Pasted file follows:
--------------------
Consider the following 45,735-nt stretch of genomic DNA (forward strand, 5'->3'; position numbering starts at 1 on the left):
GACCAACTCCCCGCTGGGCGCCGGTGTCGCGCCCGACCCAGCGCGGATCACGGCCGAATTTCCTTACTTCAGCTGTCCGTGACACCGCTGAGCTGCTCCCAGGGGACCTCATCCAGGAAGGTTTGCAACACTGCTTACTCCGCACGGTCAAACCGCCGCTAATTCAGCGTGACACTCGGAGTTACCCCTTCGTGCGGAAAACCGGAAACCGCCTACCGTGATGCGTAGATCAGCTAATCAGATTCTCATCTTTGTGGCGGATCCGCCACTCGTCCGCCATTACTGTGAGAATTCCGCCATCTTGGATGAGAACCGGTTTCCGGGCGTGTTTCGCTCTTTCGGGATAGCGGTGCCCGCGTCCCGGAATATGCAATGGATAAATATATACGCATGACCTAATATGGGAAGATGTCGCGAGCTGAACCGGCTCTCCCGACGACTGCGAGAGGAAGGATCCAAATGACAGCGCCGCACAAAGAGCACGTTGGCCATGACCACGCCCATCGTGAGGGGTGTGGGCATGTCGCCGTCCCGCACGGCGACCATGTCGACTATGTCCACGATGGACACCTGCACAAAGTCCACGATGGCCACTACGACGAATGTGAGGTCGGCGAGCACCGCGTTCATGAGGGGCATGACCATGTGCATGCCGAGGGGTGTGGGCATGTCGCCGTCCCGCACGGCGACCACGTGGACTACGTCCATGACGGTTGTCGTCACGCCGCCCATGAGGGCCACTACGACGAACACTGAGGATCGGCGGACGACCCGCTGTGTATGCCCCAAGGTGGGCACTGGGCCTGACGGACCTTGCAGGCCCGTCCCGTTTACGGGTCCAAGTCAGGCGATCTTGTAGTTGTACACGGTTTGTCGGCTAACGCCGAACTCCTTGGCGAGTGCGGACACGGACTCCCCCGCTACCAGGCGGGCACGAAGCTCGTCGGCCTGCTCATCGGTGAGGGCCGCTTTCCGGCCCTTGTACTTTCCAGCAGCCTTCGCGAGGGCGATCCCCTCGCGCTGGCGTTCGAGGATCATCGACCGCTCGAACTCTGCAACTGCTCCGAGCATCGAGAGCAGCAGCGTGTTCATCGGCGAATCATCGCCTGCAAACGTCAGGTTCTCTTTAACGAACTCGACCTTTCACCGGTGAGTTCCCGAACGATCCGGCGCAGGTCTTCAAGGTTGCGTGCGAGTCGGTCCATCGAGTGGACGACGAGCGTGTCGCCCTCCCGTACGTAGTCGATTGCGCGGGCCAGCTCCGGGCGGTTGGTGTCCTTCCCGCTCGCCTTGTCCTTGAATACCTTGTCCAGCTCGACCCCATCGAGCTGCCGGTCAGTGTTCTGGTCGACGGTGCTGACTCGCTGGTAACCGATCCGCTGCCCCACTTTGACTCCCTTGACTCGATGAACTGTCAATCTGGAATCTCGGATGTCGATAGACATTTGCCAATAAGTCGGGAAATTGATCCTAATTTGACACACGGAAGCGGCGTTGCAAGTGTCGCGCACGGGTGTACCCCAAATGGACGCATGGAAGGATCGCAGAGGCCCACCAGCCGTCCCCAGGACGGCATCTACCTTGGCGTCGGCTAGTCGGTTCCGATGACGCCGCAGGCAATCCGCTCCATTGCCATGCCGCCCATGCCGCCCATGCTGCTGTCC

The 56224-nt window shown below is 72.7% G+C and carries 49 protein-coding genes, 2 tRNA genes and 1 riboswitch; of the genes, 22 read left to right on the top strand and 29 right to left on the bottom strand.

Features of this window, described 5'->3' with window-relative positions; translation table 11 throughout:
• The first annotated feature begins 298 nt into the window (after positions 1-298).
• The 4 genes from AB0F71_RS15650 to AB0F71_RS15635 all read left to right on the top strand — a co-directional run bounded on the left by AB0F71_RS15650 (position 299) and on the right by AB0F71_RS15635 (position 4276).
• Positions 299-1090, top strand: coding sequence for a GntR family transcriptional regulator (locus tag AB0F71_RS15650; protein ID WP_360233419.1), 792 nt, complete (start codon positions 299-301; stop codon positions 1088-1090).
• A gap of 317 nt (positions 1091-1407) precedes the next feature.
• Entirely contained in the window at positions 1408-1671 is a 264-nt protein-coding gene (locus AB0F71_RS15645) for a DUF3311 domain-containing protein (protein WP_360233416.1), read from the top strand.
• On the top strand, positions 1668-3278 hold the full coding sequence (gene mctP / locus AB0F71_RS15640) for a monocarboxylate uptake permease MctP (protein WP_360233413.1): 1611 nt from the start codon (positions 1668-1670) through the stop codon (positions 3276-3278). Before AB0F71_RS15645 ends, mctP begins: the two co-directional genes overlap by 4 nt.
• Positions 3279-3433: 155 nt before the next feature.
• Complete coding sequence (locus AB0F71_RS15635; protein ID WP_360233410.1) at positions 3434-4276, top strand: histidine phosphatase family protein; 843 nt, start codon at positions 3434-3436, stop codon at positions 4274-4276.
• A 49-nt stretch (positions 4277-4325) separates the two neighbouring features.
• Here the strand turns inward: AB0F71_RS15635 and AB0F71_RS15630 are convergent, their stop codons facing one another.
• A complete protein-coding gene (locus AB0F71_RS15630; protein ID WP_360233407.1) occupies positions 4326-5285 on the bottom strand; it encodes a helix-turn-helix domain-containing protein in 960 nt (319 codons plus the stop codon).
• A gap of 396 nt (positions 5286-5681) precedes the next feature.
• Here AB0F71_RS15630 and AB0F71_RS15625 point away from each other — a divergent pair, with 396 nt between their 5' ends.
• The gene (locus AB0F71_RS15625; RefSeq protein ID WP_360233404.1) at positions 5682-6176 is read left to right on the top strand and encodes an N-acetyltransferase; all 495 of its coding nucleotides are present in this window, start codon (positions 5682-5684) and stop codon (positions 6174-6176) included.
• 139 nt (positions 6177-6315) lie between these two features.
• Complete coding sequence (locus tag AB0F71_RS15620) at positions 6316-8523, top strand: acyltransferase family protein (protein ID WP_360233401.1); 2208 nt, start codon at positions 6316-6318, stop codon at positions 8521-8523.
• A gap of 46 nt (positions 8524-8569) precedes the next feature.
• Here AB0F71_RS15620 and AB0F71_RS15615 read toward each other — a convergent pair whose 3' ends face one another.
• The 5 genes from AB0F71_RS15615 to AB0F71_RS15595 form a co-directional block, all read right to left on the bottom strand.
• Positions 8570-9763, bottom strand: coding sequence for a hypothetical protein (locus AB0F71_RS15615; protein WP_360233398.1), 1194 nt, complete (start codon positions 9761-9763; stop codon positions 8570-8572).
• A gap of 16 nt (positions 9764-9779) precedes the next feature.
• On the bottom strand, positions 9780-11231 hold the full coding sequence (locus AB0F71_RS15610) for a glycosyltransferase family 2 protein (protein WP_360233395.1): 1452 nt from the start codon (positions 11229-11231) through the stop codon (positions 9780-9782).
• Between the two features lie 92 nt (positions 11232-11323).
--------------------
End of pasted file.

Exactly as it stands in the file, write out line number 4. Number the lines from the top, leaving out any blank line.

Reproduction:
Features of this window, described 5'->3' with window-relative positions; translation table 11 throughout: